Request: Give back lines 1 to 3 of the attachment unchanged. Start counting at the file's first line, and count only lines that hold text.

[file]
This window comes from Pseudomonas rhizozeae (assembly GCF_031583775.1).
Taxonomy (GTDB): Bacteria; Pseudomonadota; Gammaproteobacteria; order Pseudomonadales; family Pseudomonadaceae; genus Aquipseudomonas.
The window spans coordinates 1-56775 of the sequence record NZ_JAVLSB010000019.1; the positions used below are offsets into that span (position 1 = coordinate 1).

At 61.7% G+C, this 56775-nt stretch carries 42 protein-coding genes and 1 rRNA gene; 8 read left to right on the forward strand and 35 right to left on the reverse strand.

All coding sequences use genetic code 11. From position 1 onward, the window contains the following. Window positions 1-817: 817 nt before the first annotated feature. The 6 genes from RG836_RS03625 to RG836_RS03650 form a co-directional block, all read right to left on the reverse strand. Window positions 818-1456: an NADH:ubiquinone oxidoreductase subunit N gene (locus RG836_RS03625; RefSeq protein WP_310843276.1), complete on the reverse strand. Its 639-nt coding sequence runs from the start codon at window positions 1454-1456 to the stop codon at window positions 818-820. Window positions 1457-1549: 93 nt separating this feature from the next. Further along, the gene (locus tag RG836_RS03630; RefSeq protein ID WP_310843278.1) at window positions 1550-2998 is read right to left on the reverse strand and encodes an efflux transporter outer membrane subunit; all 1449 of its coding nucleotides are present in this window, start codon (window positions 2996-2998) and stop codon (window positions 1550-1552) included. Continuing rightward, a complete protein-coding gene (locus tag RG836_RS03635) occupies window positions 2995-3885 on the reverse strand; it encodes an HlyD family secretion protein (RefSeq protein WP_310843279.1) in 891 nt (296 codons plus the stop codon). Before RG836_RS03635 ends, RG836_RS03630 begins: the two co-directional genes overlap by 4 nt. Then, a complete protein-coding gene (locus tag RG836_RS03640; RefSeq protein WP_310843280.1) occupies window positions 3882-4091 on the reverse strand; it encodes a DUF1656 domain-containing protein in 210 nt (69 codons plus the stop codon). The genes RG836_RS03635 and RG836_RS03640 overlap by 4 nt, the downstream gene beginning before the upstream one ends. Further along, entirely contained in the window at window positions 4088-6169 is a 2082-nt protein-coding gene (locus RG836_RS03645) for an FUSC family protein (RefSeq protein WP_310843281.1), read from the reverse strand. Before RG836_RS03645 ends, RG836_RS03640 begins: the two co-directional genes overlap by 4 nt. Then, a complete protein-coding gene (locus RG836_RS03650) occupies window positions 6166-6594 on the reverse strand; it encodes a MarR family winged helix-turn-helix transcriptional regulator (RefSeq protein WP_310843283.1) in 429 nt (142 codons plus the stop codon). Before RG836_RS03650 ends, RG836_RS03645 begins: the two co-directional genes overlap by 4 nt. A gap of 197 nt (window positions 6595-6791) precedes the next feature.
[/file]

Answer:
This window comes from Pseudomonas rhizozeae (assembly GCF_031583775.1).
Taxonomy (GTDB): Bacteria; Pseudomonadota; Gammaproteobacteria; order Pseudomonadales; family Pseudomonadaceae; genus Aquipseudomonas.
The window spans coordinates 1-56775 of the sequence record NZ_JAVLSB010000019.1; the positions used below are offsets into that span (position 1 = coordinate 1).